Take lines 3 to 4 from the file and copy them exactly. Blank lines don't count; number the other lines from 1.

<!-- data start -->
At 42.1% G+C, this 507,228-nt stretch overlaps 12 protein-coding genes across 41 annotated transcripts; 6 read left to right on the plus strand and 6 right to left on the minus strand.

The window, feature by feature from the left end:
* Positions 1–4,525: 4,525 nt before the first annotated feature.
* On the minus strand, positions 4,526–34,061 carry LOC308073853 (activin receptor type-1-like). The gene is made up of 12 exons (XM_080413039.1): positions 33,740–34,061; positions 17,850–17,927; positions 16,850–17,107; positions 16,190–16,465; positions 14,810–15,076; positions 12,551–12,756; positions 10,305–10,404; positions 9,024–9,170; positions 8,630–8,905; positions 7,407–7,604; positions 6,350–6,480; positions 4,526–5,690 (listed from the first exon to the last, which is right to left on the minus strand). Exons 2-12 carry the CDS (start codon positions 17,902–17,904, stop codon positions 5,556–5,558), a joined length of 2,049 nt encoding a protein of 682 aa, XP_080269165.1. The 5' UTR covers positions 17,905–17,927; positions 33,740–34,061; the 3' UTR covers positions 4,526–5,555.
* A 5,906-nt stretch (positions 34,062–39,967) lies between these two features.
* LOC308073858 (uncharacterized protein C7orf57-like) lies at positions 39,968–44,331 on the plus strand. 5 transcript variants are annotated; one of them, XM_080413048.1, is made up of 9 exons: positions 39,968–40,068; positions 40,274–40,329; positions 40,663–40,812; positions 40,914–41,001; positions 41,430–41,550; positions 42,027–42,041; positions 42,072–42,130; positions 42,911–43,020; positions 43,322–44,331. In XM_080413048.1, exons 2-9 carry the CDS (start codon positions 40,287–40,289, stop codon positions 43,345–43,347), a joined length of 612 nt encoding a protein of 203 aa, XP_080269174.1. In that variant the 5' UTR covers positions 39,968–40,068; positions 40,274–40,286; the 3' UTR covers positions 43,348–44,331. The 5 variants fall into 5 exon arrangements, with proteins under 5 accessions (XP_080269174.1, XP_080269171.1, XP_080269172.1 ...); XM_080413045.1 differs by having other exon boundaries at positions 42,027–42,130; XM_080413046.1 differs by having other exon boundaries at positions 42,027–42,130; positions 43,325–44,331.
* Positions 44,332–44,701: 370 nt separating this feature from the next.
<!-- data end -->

* Positions 1–4,525: 4,525 nt before the first annotated feature.
* On the minus strand, positions 4,526–34,061 carry LOC308073853 (activin receptor type-1-like). The gene is made up of 12 exons (XM_080413039.1): positions 33,740–34,061; positions 17,850–17,927; positions 16,850–17,107; positions 16,190–16,465; positions 14,810–15,076; positions 12,551–12,756; positions 10,305–10,404; positions 9,024–9,170; positions 8,630–8,905; positions 7,407–7,604; positions 6,350–6,480; positions 4,526–5,690 (listed from the first exon to the last, which is right to left on the minus strand). Exons 2-12 carry the CDS (start codon positions 17,902–17,904, stop codon positions 5,556–5,558), a joined length of 2,049 nt encoding a protein of 682 aa, XP_080269165.1. The 5' UTR covers positions 17,905–17,927; positions 33,740–34,061; the 3' UTR covers positions 4,526–5,555.